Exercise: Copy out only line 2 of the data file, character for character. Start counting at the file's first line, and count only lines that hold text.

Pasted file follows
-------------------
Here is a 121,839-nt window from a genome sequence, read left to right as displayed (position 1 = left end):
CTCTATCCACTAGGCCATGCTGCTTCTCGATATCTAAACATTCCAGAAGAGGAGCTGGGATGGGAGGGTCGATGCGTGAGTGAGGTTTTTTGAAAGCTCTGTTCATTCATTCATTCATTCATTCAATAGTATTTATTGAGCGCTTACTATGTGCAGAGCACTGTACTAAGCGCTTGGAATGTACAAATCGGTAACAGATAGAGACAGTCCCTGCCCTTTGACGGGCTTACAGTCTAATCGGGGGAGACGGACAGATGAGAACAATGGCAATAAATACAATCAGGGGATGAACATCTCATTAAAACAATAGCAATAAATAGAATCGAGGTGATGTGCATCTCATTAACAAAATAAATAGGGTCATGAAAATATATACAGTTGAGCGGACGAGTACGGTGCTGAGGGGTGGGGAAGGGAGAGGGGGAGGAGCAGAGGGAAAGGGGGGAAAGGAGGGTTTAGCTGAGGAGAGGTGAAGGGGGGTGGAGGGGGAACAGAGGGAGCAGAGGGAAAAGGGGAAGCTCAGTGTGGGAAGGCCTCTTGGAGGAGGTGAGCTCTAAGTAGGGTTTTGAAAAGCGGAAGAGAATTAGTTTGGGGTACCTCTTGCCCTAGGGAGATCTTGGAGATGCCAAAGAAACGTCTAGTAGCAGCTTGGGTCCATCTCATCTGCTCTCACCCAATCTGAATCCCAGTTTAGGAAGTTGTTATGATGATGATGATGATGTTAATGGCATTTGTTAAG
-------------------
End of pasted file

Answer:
CTCTATCCACTAGGCCATGCTGCTTCTCGATATCTAAACATTCCAGAAGAGGAGCTGGGATGGGAGGGTCGATGCGTGAGTGAGGTTTTTTGAAAGCTCTGTTCATTCATTCATTCATTCATTCAATAGTATTTATTGAGCGCTTACTATGTGCAGAGCACTGTACTAAGCGCTTGGAATGTACAAATCGGTAACAGATAGAGACAGTCCCTGCCCTTTGACGGGCTTACAGTCTAATCGGGGGAGACGGACAGATGAGAACAATGGCAATAAATACAATCAGGGGATGAACATCTCATTAAAACAATAGCAATAAATAGAATCGAGGTGATGTGCATCTCATTAACAAAATAAATAGGGTCATGAAAATATATACAGTTGAGCGGACGAGTACGGTGCTGAGGGGTGGGGAAGGGAGAGGGGGAGGAGCAGAGGGAAAGGGGGGAAAGGAGGGTTTAGCTGAGGAGAGGTGAAGGGGGGTGGAGGGGGAACAGAGGGAGCAGAGGGAAAAGGGGAAGCTCAGTGTGGGAAGGCCTCTTGGAGGAGGTGAGCTCTAAGTAGGGTTTTGAAAAGCGGAAGAGAATTAGTTTGGGGTACCTCTTGCCCTAGGGAGATCTTGGAGATGCCAAAGAAACGTCTAGTAGCAGCTTGGGTCCATCTCATCTGCTCTCACCCAATCTGAATCCCAGTTTAGGAAGTTGTTATGATGATGATGATGATGTTAATGGCATTTGTTAAG